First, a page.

Show contents, with start times:
- Best of the Year: 2000-2005 (1:32)
- Trivia Question: Finder’s Fee (22:31)
- Industry Trend: Sound, Part 1 (24:01)
- Top 6: Mysteries Where the Mystery Is Unimportant (41:16)
- Film Buff’s Dictionary: Crane, Handheld (56:39)
- Closing: Trivia Answer, Preview of Next Week (61:13)
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A title card, more formally an “intertitle,” refers to a shot of printed dialogue that is edited into a silent movie to let the audience know what someone is saying or thinking. Title cards may also contain expository information, serving the function of a voice-over in sound films.
Best of the Year: 2000-2005
Trivia Question: Finder’s Fee
Finder’s Fee (2001), a small film about poker and a winning lottery ticket, has a strange creator. Our mystery person not only wrote and directed this film, but he also hosts a popular reality television show.
Industry Trend: Sound, Part 1
They talk! Sound in the movies goes all the way back to their birth, when Thomas Edison and his lab head William Dickson were pioneering early film machines and cameras. The Kinetophone, c. 1894, was an early invention that basically combined a phonograph with film viewers. While not technically synchronized — that requires some sort of method of ensuring that the sound and picture be kept together — it did provide sounds and pictures at the same time.
These film viewers made way for projectors by the end of the century and the silent era began. The silents would be dominant up until 1927, though they hung around for several years after that. But even the earliest projected films featured live musical accompaniment, ranging from solo pianists improvising tunes to composed scores performed by full orchestra.
During this time period there was a large number of experiments in synching up sound and image, including a failed revival attempt of the Kinetophone, but they generally didn’t last. In the early 1920s, an inventor named Lee DeForest came up with a system called Phonofilm, a method of recording sound optically onto the film, where it would be reproduced by sound systems with a light sensor. It did not catch on with Hollywood, though DeForest spent the better part of the ’20s making and marketing short sound films.
Around 1926, two new sound systems cropped up. One was Vitaphone, embraced by Warner Bros., and used 33 1/3 records to store sound. Synchronization was achieved via an extra gear added to the projector that kept the record synched up with the images. Warner’s first sound film using this process was Don Juan (1926), which had sound effects but no spoken dialogue. Warner’s The Jazz Singer (1927) is the first film to feature synchronized spoken dialogue and singing — though much of the film is still silent — and is a smash hit, ushering in the talkies.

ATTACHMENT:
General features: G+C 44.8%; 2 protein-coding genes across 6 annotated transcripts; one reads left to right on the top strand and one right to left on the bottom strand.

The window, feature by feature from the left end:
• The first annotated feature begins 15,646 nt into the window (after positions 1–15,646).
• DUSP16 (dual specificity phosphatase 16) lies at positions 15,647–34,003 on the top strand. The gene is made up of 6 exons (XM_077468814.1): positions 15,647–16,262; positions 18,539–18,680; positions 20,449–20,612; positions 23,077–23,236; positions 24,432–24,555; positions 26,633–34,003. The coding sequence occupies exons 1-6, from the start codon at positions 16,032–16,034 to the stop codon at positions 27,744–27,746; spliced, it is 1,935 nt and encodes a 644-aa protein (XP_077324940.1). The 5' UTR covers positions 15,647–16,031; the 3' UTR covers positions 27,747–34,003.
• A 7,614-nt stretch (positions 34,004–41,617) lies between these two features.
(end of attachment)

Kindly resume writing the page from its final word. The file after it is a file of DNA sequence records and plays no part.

Around the same time, 20th Century Fox was backing Movietone, an optical sound system similar to Phonofilm. Fox produced Movietone News, newsreels with sound. More interesting to film lovers is Sunrise (1927), one of the greatest films of the era and a movie that used Movietone for synchronized sound effects and music (though there is no spoken dialogue). Despite the huge early success of Vitaphone, it is phased out in favor of Movietone and other sound-on-film systems.
There aren’t many major changes in sound technology for some time. Despite some experiments in the 1930s and ’40s, stereo sound doesn’t become mainstream until the 1950s, when movie theaters are heavily competing with television. The 3-D film House of Wax (1953) is the first general release stereo film.
Aside from a few gimmicks, sound mostly develops in a steady pace toward increased channels and greater fidelity. Many of these are associated with Dolby Labs, a company that pioneered methods of cleaning up background noise in optical film systems. The THX system, created by Lucasfilm in 1983, is a famous attempt at ensuring that sound (and picture) quality are up to par at theaters.
Top 6: Mysteries Where the Mystery Is Unimportant
Film Buff’s Dictionary: Crane, Handheld
A crane shot is a camera movement achieved by putting the camera on a platform mounted to a crane. It allows the camera to swoop up and down and in and out, achieving fantastic points of view that would never be possible were the camera stuck on the ground. Crane shots are very flashy and can be combined with tracking shots to create unbroken shots that are as dazzling as they are impossible-seeming.
The Stunt Man (1980), a great movie about the movies, includes several fun scenes demonstrating the use of cranes during filming.
A handheld shot is a camera move that is nowhere near as fluid as a tracking shot or a crane shot. Instead, handheld shots are shots where the camera is held by a camera operator. This allows the camera to move anywhere a cameraman can carry it, but without anything to stabilize the camera the shot becomes very jerky.
Despite technology that allows directors to achieve the freedom of handheld shots without the shakiness, many directors enjoy handheld shots for their immediate feel. Documentaries have long used handheld shots, and so directors of narrative films employ handheld shooting to achieve a documentary feel. In particular, action movies that want to pull the audience into the chaos of a battle use handheld shots.